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Bowls In Focus : November 2009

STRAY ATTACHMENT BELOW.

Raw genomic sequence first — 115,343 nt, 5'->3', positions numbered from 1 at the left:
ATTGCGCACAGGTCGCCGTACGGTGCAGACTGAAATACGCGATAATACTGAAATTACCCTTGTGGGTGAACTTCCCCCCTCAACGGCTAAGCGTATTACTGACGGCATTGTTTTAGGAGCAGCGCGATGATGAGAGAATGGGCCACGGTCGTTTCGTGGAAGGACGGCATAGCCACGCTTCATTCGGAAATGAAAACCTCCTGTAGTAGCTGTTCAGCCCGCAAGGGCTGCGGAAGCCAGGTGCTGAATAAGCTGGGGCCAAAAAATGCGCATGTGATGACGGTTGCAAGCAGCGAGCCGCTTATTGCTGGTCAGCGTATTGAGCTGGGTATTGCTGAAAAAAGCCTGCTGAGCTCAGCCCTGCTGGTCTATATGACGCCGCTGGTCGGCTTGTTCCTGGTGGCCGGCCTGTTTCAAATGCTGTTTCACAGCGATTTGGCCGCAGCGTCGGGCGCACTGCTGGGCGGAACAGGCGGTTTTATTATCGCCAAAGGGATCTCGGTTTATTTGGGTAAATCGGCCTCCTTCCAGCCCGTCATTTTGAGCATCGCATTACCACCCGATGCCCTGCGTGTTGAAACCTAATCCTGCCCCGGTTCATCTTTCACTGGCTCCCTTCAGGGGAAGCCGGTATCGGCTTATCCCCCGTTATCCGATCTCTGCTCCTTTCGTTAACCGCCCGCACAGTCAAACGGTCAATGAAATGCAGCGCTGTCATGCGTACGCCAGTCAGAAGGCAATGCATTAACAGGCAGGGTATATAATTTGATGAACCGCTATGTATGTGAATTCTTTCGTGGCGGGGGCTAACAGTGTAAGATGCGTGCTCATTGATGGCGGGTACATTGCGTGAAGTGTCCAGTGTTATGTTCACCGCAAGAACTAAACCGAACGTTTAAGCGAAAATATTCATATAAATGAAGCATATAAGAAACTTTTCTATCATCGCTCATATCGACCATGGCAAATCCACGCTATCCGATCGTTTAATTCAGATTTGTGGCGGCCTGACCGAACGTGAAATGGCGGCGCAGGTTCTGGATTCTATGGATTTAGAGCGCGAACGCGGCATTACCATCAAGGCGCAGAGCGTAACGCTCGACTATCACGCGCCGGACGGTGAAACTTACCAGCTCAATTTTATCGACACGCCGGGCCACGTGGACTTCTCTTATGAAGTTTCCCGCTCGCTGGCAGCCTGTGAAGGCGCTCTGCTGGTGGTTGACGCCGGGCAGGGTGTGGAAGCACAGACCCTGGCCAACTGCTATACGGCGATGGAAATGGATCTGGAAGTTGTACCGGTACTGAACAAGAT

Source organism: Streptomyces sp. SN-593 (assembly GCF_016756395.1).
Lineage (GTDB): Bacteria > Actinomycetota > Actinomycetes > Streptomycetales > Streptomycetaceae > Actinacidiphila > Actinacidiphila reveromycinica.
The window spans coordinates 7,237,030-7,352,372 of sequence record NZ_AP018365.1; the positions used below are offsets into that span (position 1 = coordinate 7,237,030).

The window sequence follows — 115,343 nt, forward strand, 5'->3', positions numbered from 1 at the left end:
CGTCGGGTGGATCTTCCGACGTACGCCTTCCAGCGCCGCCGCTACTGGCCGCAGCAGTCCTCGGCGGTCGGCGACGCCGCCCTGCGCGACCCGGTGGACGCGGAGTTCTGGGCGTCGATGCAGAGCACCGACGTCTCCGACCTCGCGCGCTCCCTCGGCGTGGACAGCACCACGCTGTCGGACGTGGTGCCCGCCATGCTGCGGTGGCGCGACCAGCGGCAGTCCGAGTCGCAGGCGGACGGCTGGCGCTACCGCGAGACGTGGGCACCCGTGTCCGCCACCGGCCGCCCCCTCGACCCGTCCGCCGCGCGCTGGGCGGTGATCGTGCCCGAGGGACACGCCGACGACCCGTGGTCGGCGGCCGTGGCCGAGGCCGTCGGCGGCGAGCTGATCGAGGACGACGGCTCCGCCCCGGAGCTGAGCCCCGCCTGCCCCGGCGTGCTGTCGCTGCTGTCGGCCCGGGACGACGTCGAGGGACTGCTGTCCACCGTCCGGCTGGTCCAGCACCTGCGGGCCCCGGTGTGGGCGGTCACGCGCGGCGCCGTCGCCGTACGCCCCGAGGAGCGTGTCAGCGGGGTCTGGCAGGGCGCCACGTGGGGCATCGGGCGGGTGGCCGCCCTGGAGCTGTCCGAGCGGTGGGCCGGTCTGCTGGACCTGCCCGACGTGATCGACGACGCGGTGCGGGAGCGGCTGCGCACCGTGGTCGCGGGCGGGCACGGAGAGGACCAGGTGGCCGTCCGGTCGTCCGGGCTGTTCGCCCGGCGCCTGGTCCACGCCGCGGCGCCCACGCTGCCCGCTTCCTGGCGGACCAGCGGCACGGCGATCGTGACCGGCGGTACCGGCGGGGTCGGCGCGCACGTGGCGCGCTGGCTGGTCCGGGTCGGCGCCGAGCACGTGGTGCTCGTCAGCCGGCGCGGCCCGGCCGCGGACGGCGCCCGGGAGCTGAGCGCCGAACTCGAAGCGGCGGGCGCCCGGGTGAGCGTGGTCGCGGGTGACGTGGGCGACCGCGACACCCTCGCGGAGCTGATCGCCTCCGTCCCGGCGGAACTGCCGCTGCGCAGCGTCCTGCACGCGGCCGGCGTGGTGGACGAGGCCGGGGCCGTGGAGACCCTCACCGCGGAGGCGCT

If you are a V8 Supercar driver there's just one decision to make: do I strap my butt into a Ford Falcon or do I climb through the roll cage of a Holden Commodore? But when it comes to the rustic game of lawn bowls - wow! The choice of playing equipment is just staggering, and that's the opinion of a chap who has played the game for nearly four decades. How confusing must it be for the novice trundler? Without entering the aesthetic territory where colour choice is a fashion statement, there's the question of appropriate bowl size, grip or ungripped and the bewildering range of product from the five (soon to be six) manufacturers. It's a minefield for the uninitiated. So let's look at this situation through the eyes of a fictitious newcomer to bowls, Brian Beginner. He walks off Union St in Windsor and joins Australia's oldest club, Melbourne. He gets some introductory tuition from development coach Arnold O'Brien, who informs him of the importance of acquiring a set of bowls that fits his left hand. Brian is a southpaw, apparently. Afterwards he sits on the bank and watches two of Melbourne's best bowlers, Jason Saunders and Russell Green Jr, going about a practice session. Saunders, the club champion, is using Almark Edge Plus, while Green, the brilliant Premier Division skipper, is rolling Henselite Dreamline bowls up and down the rink. Brian then puts a telling thought in place - the Edge Plus is a bowl for singles specialists and the Dreamline is for skips. Is he right or wrong? If you visit the Henselite website, this is the marketing spin the makers use for their volume seller. You have to wade through verbiage with a syrupy thickness and sweetness akin to molasses. It says: Dreamline is a bowl that satisfies the needs of competitive bowlers. It is ideally suited for medium to fast free running greens and a flatter profile and narrower width. This provides the bowler with more comfort and control of the bowl. With a flat finish, this bowl's stability on fast free running greens make it an obvious choice for club, state and national level bowlers. The 'Ergo' profile has been designed with narrower shoulders; the benefit is to provide the user even greater control when delivering the bowl. It can also allow the use of a larger size bowl than would normally be used. Apparently ergo fit is Henselite-speak for a slim profile. They use the term full fit for the original wide profile. Henselite has full fit bowls in products called ABT-evo and the recently released Alpha. Another full fit bowl is the no- longer-made Impact. Bamboozled Brian now stares intently at his left palm. Will an ergo fit bowl be a correct shape for me? Who will know - a coach, perhaps? He could evaluate both bowls, but he's too much of a novice to be able to make an informed decision. The green speed chart indicates Dreamlines are suitable for greens running between 13 and 16 seconds if it's the heavyweight model you choose, with Henselite recommending it for greens at 14 and 15 seconds. Does that mean the Dreamline is completely unsuitable for a 12-second green that's common in Melbourne when the pennant season starts in October? Should Brian have another set of wide- turning Classic bowls for the wet grass greens? And what about those artificial greens that run at 20-seconds - do I get a third set? Brian decides bowls is like golf where you have a range of equipment specific to the situation. The firm's bias chart indicates the Dreamline takes more grass than the ABT-evo, which they say, is better on slightly faster greens and "is the choice of those that play to win. This traditional full shape fit allows consistent performances on fast greens. The evo has a narrow finish, but with enough flexibility and control for all requirements." I'm not intending to play to lose, thinks Brian - the ABT-evo is clearly the bowl for me. The Edge Plus, according to the guff on the Almark Bowls website, "this general purpose bowl incorporates all the features" of its minimum-bias Edge model "however it has a little more draw around shorter bowls to the head ensures its popularity on holding greens." It has been "specifically designed to perform on a variety of green speeds. Whatever your level of play or position in the team, Edge Plus will ensure you maximize your potential." Brian decides: he'll go with Edge Plus because the PR says it's fine for all green speeds whereas the Henselite bowls all specify a narrower speed spread. What he doesn't know is that Dreamline and Edge Plus are closely related members of the same family, a bit like distant cousins whose parents don't like others knowing their sibling status. There's no link between the two websites although both products apparently emerge from the Darebin Rd factory. The Almark brand is an offshoot of Henselite. It dates back to the early 1980s when the company began making bowls for the UK market, according to the company's online history. Almark bowls started appearing on the Australia bowls scene early this century. First there was the Edge, but it proved a bit too narrow biased for Victorian tastes. The range was enhanced with the slightly wider Edge Plus. So is the Edge Plus and Dreamline the same bowl with different words laser edged into the plastic surface - a bit like the Mazda 323 and Ford Laser was the same car with different badges attached? No, comes the harmonised response from Henselite and Almark spokespeople. But it makes the average bowler wonder, especially when they perform so similarly on the green. If you think this is confusing, throw in the imported bowls from Britain and it's less clear. There's the Greenmaster Premier and Taylor Redline SR from the same Thomas Taylor factory in Glasgow. They are direct market rivals of the Dreamline and have similar performance characteristics. And then we have the Drakes Pride factory in Liverpool that produces the International. It's also does the same things as the Dreamline, Edge Plus, Premier and Redline SR. And if that's not enough, we finally have the upcoming bowl from the new Ambak firm. It's called the Odyssey and will be made in Liverpool. The pre-release gossip is that it's in the same market ballpark as the other bowls mentioned. If blokes who have been playing our game for decades are confused by all the spin and word of mouth, what must it be like for a newcomer such as Brian Beginner? Peter Gerty